The history of clothing is as old as that of humanity itself. From the time human
consciousness first awakened from animal nature, we humans have wrapped our
bareness in clothing, very much the way Adam and Eve did with fig leaves. The first
human clothes were animal pelts, a sign of supremacy over other animals by virtue of
our superior physical skills and intelligence. Humans used weapons and tools to kill
animals, skin their hides, and eat their meat.
Fur served to help humans conserve body heat and survive the ice ages, but
conversely led to the devolution of body hair. The ability to maintain a constant body
temperature, whatever the climate, is thought to have contributed to making human
estrus, or sexual gheat,h constant as well, this permanent mating season greatly
strengthening the human capacity to propagate. Likewise, clothing came to conceal our
genitalia while enhancing physical measures of attraction, enabling us to consciously
control our reproductive activities. These added, interrelated dimensions of clothed
body expression must have played a major role in the socializing process and the rise
By the age of the earliest civilizations, humans had gained the knowledge of how to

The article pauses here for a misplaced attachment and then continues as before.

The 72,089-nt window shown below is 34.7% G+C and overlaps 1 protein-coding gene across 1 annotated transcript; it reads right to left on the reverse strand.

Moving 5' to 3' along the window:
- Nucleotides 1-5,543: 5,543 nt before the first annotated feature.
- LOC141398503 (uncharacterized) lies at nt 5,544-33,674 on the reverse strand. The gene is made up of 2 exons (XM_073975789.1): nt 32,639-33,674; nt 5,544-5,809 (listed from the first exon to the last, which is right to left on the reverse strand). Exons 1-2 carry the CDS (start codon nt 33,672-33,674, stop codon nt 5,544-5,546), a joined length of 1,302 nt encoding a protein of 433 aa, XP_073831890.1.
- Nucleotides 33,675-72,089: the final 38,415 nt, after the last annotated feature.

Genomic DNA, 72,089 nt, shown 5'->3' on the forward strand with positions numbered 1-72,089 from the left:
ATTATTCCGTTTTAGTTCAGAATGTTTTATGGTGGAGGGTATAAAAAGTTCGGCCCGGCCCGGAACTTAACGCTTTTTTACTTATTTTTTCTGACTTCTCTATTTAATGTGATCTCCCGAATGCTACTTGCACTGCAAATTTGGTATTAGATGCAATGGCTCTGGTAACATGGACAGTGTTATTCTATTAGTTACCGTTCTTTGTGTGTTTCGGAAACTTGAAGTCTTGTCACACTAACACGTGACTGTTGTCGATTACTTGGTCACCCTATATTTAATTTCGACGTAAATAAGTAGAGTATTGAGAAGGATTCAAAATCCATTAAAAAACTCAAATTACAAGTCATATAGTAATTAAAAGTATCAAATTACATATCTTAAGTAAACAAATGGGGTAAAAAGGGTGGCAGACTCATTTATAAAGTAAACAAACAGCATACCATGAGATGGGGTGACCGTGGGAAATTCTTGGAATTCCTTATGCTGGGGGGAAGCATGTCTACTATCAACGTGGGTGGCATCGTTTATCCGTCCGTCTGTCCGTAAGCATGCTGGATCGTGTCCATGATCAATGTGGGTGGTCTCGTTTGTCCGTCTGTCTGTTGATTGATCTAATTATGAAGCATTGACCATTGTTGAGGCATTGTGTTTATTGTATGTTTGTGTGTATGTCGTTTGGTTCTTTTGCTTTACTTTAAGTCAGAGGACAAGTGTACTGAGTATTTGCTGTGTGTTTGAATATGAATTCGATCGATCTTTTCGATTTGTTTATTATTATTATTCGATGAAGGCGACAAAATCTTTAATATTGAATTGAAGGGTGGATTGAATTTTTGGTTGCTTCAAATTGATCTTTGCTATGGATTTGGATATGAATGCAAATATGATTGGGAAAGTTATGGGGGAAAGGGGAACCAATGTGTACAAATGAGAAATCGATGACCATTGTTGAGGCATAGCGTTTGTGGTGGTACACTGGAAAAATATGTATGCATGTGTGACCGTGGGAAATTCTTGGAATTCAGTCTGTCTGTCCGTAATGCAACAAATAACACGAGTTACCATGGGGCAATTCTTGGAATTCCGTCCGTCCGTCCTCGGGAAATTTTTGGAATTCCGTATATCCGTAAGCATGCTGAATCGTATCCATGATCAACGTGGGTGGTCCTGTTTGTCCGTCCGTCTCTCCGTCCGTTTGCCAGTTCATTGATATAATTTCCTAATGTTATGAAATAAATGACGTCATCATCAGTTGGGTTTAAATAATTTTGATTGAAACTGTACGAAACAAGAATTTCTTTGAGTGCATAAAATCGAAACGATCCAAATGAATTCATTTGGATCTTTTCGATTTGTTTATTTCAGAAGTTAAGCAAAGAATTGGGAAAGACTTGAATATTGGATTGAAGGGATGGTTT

weave and dye plant fibers, and as primitive communal society stratified into classes,
clothing came to symbolize rank and status. Figures of authority in particular made
extra display of their power and wealth by means of special clothing and adornment.
In India, China, Korea, Japan, and elsewhere in Asia\as in Mesopotamia, Egypt,
Greece, and Rome\ancient civilizations each developed a unique culture of attire.
In the early fifteenth century, Europe entered the age of seafaring and exploration,
Gender awareness again came to the fore in the 1920s\after World War I\and the
while scientific advancements led to an ever more logical mindset and with it a rational
worldview of a spherical planet\which grew gsmallerh with every new discovery.
Thereafter, European imperialist expansion encompassed almost the entire world, this
overwhelming rule establishing a primacy of Eurocentric standards of dress that
became synonymous with modernization.
progressive emancipation and elevation of women earned fashion an important place
in modern life, thanks especially to the pioneering efforts of Madeleine Vionnet and
Gabrielle gCocoh Chanel. The Dada, surrealist, and futurist avant-garde art movements
further influenced fashion, and this fusion of fashion and art has continued into the
present day. Stylized Sculpture looks at the post-Vionnet history of fashion with a view
toward the human body clothed in gartificial skinh as modern sculpture.
- Hiroshi Sugimoto